Native Americans U.S. 

‘Every Student Connected’ reaches out to the Native American community

On Friday at the Brooklyn Center Library, non-profit “The Family Partnership,” held a workshop focused on building strong connections with Native American students and their families. The workshop is part of the Health@School “Every Student Connected” series, which is organized by the Hennepin County Attorney’s Office. The workshop’s within the program focus on educating the community on a variety of different issues to help teachers, students, and parents be successful. Hennepin County Attorney’s Office Senior Planning Analyst Willie Bridges said “We are trying to give teachers tools to get parents and students involved too create a positive environment in school. We try to address different issues, with different groups.”

The workshop was sponsored by the Initiative for Violence-Free Families at the Family Partnership, the Hennepin County Attorney’s Office, Minneapolis Indian Education, and the Hennepin County Human Services and Public Health Department.

One of the major reasons why Native American students have trouble in school is because they are living off of the reservations and have trouble establishing tribal affiliations. The government forcing Native Americans into boarding schools and events like the “Trial of Tears,” have made it mostly impossible for Native Americans to find their ancestors and genealogy.

Minnesota had two Native American boarding schools, the Pipestone Boarding School is the most known. This is a link to the schools records of Pipestone Boarding School.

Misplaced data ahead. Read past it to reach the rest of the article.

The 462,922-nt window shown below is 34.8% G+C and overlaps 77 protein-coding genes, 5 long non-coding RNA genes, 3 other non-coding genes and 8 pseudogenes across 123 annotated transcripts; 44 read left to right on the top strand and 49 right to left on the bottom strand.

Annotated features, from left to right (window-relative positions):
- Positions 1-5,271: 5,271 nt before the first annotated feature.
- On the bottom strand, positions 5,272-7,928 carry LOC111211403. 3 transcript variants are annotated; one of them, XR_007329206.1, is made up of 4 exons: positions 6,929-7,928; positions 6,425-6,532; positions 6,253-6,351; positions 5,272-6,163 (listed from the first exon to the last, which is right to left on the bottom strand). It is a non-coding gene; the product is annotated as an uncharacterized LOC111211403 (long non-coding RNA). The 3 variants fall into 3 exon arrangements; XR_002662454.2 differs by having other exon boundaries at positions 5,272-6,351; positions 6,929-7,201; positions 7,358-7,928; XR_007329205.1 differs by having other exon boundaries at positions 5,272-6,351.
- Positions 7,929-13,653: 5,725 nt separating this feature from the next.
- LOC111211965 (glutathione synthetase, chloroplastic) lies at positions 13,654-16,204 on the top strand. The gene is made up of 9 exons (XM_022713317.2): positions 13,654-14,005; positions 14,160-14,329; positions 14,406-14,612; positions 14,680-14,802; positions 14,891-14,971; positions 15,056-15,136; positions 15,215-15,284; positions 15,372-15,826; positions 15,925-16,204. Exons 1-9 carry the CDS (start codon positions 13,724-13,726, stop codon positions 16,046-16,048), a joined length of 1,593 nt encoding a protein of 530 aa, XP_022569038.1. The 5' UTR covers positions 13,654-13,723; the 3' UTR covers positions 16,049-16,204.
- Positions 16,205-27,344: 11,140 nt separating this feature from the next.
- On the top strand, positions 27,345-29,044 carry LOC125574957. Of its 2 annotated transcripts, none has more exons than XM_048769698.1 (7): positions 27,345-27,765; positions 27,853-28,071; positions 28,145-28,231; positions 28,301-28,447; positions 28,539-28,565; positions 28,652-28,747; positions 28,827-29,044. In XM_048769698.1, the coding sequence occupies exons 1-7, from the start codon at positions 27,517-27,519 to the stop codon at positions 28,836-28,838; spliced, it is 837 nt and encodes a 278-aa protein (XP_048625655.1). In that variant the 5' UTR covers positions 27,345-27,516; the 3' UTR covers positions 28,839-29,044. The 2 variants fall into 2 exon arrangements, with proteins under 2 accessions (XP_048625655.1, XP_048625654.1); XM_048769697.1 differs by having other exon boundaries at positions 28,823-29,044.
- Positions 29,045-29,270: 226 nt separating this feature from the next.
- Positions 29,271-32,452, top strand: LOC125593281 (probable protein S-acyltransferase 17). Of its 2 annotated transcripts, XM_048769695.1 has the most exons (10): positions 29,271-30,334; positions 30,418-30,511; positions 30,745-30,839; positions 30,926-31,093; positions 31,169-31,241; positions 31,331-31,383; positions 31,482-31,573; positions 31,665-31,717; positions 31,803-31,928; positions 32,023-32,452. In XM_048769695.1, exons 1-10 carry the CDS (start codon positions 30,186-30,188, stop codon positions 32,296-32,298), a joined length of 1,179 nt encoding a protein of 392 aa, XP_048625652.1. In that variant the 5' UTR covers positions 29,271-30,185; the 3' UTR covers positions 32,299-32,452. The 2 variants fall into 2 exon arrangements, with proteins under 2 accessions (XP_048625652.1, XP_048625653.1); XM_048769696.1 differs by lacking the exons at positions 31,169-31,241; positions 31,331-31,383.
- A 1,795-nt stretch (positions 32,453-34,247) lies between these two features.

Deanna Standingcloud, Minneapolis Parent Engagement Coordinator, held a power-point presentation which gave more specific explanation on how Native American students could accomplish success. Deanna’s power point focused on: relationship building, doing homework, teachers respecting students, understanding students learning style, family involvement, and strong communication skills.

After the power-point, a panel shared personal experiences, and held a question & answer session with the audience. A few of the members on the panel included: Laura Yast (South High School), Ramona Stately (Ossea Indian Education), Tedi Grey Owl (Migizi Communications), and Daniell Grant (MN Public School, Dir. of Indian Education).

The audience consisted mostly of teachers and the best advice that the panel could give them was to be patient with their Native American students. By being patient, the teachers would be able to build up trust on a personal level. The relationship that the teachers developed would extend to the parents of the Native American students as well. By establishing these types of relationships, teachers would be able to understand there Native American students learning style.

At the end of the 3 1/2 hour training workshop, everyone received a certificate of attendance. “Every Student Connected,” offers a number of different training workshops, covering different subjects.You can check their website for upcoming events and also register on-line. The next workshop is titled “Synthetic Marijuana and Less Familiar Drugs of Abuse” and will take place on Feb. 8th.

 

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